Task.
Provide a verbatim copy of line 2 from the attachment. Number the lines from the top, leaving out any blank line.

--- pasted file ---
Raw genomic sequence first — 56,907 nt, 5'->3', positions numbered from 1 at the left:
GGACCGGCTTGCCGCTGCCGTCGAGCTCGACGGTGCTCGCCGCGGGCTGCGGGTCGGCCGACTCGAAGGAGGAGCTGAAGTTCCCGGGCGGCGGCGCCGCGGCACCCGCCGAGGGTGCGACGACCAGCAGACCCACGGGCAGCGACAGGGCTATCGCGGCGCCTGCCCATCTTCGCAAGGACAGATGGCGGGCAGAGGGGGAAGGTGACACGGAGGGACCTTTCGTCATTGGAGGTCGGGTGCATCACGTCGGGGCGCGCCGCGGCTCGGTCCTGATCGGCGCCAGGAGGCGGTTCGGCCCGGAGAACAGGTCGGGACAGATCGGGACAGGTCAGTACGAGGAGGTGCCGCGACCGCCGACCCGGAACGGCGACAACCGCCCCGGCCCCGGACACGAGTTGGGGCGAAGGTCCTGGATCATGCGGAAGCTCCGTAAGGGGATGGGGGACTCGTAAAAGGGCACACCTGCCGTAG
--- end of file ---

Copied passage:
GGACCGGCTTGCCGCTGCCGTCGAGCTCGACGGTGCTCGCCGCGGGCTGCGGGTCGGCCGACTCGAAGGAGGAGCTGAAGTTCCCGGGCGGCGGCGCCGCGGCACCCGCCGAGGGTGCGACGACCAGCAGACCCACGGGCAGCGACAGGGCTATCGCGGCGCCTGCCCATCTTCGCAAGGACAGATGGCGGGCAGAGGGGGAAGGTGACACGGAGGGACCTTTCGTCATTGGAGGTCGGGTGCATCACGTCGGGGCGCGCCGCGGCTCGGTCCTGATCGGCGCCAGGAGGCGGTTCGGCCCGGAGAACAGGTCGGGACAGATCGGGACAGGTCAGTACGAGGAGGTGCCGCGACCGCCGACCCGGAACGGCGACAACCGCCCCGGCCCCGGACACGAGTTGGGGCGAAGGTCCTGGATCATGCGGAAGCTCCGTAAGGGGATGGGGGACTCGTAAAAGGGCACACCTGCCGTAG